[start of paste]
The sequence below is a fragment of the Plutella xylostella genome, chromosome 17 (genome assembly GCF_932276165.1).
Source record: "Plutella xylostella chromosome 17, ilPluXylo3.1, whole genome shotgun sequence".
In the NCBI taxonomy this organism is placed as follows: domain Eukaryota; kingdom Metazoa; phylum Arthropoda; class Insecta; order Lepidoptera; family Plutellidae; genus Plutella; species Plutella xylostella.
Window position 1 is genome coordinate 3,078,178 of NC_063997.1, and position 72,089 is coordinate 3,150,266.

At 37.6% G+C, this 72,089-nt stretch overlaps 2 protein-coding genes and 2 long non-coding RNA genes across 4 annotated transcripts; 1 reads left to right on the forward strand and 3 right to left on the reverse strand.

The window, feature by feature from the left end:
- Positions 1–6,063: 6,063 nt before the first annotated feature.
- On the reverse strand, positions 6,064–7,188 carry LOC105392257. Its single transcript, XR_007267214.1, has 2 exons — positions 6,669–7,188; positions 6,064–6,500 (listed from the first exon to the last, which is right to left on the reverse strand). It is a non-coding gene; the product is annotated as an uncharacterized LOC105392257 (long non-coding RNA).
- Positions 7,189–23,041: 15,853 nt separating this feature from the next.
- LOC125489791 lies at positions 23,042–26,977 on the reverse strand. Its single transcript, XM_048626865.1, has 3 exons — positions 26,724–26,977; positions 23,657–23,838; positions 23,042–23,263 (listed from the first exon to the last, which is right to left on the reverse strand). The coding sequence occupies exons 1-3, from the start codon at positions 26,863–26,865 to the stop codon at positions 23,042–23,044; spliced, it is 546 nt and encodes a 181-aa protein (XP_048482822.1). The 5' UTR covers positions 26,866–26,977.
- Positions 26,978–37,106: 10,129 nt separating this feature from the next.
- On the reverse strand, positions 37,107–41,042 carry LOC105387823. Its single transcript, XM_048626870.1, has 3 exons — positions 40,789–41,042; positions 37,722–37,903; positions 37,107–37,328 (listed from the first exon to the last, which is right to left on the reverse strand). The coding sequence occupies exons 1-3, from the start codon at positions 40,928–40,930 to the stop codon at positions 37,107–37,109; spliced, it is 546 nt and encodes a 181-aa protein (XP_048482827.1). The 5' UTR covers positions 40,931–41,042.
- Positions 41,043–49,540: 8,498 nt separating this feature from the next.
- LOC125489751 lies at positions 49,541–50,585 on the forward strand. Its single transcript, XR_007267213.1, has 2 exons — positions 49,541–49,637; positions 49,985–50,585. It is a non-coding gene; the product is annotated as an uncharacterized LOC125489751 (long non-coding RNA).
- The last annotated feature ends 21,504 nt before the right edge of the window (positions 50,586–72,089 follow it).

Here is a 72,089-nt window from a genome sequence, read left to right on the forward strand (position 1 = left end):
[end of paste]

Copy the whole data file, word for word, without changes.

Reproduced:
The sequence below is a fragment of the Plutella xylostella genome, chromosome 17 (genome assembly GCF_932276165.1).
Source record: "Plutella xylostella chromosome 17, ilPluXylo3.1, whole genome shotgun sequence".
In the NCBI taxonomy this organism is placed as follows: domain Eukaryota; kingdom Metazoa; phylum Arthropoda; class Insecta; order Lepidoptera; family Plutellidae; genus Plutella; species Plutella xylostella.
Window position 1 is genome coordinate 3,078,178 of NC_063997.1, and position 72,089 is coordinate 3,150,266.

At 37.6% G+C, this 72,089-nt stretch overlaps 2 protein-coding genes and 2 long non-coding RNA genes across 4 annotated transcripts; 1 reads left to right on the forward strand and 3 right to left on the reverse strand.

The window, feature by feature from the left end:
- Positions 1–6,063: 6,063 nt before the first annotated feature.
- On the reverse strand, positions 6,064–7,188 carry LOC105392257. Its single transcript, XR_007267214.1, has 2 exons — positions 6,669–7,188; positions 6,064–6,500 (listed from the first exon to the last, which is right to left on the reverse strand). It is a non-coding gene; the product is annotated as an uncharacterized LOC105392257 (long non-coding RNA).
- Positions 7,189–23,041: 15,853 nt separating this feature from the next.
- LOC125489791 lies at positions 23,042–26,977 on the reverse strand. Its single transcript, XM_048626865.1, has 3 exons — positions 26,724–26,977; positions 23,657–23,838; positions 23,042–23,263 (listed from the first exon to the last, which is right to left on the reverse strand). The coding sequence occupies exons 1-3, from the start codon at positions 26,863–26,865 to the stop codon at positions 23,042–23,044; spliced, it is 546 nt and encodes a 181-aa protein (XP_048482822.1). The 5' UTR covers positions 26,866–26,977.
- Positions 26,978–37,106: 10,129 nt separating this feature from the next.
- On the reverse strand, positions 37,107–41,042 carry LOC105387823. Its single transcript, XM_048626870.1, has 3 exons — positions 40,789–41,042; positions 37,722–37,903; positions 37,107–37,328 (listed from the first exon to the last, which is right to left on the reverse strand). The coding sequence occupies exons 1-3, from the start codon at positions 40,928–40,930 to the stop codon at positions 37,107–37,109; spliced, it is 546 nt and encodes a 181-aa protein (XP_048482827.1). The 5' UTR covers positions 40,931–41,042.
- Positions 41,043–49,540: 8,498 nt separating this feature from the next.
- LOC125489751 lies at positions 49,541–50,585 on the forward strand. Its single transcript, XR_007267213.1, has 2 exons — positions 49,541–49,637; positions 49,985–50,585. It is a non-coding gene; the product is annotated as an uncharacterized LOC125489751 (long non-coding RNA).
- The last annotated feature ends 21,504 nt before the right edge of the window (positions 50,586–72,089 follow it).

Here is a 72,089-nt window from a genome sequence, read left to right on the forward strand (position 1 = left end):